Tuesday, November 04, 2008

The affirmative action president

Hazel S said...

“This brings me to whether we should vote for Obama or Mcain. As a black person (but more than anything, a very God-fearing born again Christian) I unreservedly and unashamedly support Obama – because he is black. I think that Obama’s election will help to change the appalling view that most white people have (including white Christians): that black people are idiots who can never be anything.”


There are three basic problems with this appeal:

i) Ironically, in the very process of trying to break down racial stereotypes, Hazel is stereotyping the racial views of “most white people,” including “white Christians.”

How is she in any position to pronounce such a sweeping verdict on the racial views of most whites or white Christians?

ii) Another problem is that, by his own admission, Obama’s academic advancement was the result of racial tokenism (see below). Therefore, the election of a black candidate like Obama would reinforce the very stereotype she’s projecting onto “most whites” and “white Christians.”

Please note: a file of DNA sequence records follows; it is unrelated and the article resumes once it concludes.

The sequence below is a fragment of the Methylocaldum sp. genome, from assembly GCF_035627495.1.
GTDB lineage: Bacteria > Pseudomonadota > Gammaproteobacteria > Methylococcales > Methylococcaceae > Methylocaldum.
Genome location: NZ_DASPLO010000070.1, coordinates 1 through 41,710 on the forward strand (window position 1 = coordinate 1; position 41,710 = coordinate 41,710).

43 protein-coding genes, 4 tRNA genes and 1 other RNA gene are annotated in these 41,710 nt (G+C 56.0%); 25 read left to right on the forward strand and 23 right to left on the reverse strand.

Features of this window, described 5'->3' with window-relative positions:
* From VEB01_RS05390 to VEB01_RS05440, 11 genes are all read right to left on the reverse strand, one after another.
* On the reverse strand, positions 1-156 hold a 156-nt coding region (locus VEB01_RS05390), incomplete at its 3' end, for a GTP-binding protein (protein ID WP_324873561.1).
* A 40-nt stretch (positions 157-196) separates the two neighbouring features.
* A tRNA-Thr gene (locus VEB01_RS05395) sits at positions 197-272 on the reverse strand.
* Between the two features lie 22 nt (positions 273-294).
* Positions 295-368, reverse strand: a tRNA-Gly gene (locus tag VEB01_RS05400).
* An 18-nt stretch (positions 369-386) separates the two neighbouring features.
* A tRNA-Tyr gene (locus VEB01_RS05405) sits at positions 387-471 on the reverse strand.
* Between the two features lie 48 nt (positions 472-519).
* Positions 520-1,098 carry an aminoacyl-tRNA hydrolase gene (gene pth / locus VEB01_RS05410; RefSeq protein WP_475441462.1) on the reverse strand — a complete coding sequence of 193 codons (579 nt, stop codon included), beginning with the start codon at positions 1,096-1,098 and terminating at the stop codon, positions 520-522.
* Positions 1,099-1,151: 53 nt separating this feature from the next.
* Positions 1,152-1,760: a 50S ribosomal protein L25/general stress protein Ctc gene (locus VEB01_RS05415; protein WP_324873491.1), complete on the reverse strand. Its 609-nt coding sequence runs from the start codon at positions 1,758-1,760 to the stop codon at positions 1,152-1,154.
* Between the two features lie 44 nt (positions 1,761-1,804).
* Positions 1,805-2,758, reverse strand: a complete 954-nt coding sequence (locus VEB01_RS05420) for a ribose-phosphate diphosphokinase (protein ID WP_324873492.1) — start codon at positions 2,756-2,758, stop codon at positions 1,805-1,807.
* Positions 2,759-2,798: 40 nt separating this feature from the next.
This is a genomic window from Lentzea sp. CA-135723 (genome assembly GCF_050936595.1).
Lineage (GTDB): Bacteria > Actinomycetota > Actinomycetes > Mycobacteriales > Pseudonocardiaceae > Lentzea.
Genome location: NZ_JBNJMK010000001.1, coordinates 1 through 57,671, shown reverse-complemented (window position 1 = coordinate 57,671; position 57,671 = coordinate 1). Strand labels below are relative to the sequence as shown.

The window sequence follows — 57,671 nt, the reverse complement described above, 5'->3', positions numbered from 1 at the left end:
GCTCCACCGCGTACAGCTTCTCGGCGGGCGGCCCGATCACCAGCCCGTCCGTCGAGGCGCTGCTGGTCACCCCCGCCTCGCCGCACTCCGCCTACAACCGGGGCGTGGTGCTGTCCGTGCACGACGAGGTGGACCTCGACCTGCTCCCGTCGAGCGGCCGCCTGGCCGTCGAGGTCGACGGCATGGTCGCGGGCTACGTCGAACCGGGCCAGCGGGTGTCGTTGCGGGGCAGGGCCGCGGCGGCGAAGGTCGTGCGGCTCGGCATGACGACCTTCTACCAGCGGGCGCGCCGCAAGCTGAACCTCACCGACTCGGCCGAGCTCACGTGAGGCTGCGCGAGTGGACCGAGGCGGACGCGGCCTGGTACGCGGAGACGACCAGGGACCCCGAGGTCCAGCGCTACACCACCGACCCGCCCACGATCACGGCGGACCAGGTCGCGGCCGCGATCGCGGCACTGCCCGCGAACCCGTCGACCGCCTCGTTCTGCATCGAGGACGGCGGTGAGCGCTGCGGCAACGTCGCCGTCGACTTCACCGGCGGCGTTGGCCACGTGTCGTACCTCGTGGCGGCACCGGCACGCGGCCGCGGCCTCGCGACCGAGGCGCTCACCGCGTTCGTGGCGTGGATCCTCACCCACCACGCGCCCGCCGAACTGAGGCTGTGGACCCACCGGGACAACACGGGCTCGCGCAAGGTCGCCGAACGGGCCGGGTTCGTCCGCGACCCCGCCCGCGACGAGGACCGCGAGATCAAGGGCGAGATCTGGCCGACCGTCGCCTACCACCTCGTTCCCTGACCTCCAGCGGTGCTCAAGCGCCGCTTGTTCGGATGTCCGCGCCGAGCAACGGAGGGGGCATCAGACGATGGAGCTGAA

iii) Which brings us to the final irony. The idea that blacks need to prove themselves to whites is, itself, a reflection of a racial inferiority complex.

“I'd also like to add one personal note, in response to the letter from Mr. Jim Chen which was published in the October 26 issue of the RECORD, and which articulated broad objections to the Review's general affirmative action policy. I respect Mr. Chen's personal concern over the possible stigmatizing effects of affirmative action, and do not question the depth or sincerity of his feelings. I must say, however, that as someone who has undoubtedly benefited from affirmative action programs during my academic career, and as someone who may have benefited from the Law Review's affirmative action policy when I was selected to join the Review last year, I have not personally felt stigmatized either within the broader law school community or as a staff member of the Review.”


1 comment:

  1. I can't tell you how annoyed I was as I kept hearing the news anchors refer to Obama being a man of destiny because of his role as the first African American president, and I heard one guy in particular on Fox News say that he felt that John McCain probably had this sense all along that Obama would win this election for just that reason.

    I guess it was inevitable that race would be such an issue in this election, but it's just a shame. A person's race has nothing to do with their ability to govern a nation. I wonder how Obama would have fared had he been white?